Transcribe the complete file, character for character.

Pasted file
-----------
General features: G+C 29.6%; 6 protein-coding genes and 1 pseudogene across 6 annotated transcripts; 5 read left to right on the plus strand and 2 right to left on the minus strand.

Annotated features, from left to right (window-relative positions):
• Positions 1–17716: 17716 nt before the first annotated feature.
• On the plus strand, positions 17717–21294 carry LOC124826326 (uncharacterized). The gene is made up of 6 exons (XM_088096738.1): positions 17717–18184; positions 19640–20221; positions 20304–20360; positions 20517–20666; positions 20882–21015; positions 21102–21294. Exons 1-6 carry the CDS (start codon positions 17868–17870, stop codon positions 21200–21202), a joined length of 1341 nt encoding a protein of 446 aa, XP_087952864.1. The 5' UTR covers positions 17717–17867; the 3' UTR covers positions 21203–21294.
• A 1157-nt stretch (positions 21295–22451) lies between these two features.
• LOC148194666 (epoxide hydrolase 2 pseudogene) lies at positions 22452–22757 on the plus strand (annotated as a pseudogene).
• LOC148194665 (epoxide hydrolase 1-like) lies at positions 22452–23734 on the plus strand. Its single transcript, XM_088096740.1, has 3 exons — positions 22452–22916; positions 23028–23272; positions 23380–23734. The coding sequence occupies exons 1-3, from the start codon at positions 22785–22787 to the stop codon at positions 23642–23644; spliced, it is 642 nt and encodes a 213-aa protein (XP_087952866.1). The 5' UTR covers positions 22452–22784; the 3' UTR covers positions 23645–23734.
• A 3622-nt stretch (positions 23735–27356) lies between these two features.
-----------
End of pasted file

General features: G+C 29.6%; 6 protein-coding genes and 1 pseudogene across 6 annotated transcripts; 5 read left to right on the plus strand and 2 right to left on the minus strand.

Annotated features, from left to right (window-relative positions):
• Positions 1–17716: 17716 nt before the first annotated feature.
• On the plus strand, positions 17717–21294 carry LOC124826326 (uncharacterized). The gene is made up of 6 exons (XM_088096738.1): positions 17717–18184; positions 19640–20221; positions 20304–20360; positions 20517–20666; positions 20882–21015; positions 21102–21294. Exons 1-6 carry the CDS (start codon positions 17868–17870, stop codon positions 21200–21202), a joined length of 1341 nt encoding a protein of 446 aa, XP_087952864.1. The 5' UTR covers positions 17717–17867; the 3' UTR covers positions 21203–21294.
• A 1157-nt stretch (positions 21295–22451) lies between these two features.
• LOC148194666 (epoxide hydrolase 2 pseudogene) lies at positions 22452–22757 on the plus strand (annotated as a pseudogene).
• LOC148194665 (epoxide hydrolase 1-like) lies at positions 22452–23734 on the plus strand. Its single transcript, XM_088096740.1, has 3 exons — positions 22452–22916; positions 23028–23272; positions 23380–23734. The coding sequence occupies exons 1-3, from the start codon at positions 22785–22787 to the stop codon at positions 23642–23644; spliced, it is 642 nt and encodes a 213-aa protein (XP_087952866.1). The 5' UTR covers positions 22452–22784; the 3' UTR covers positions 23645–23734.
• A 3622-nt stretch (positions 23735–27356) lies between these two features.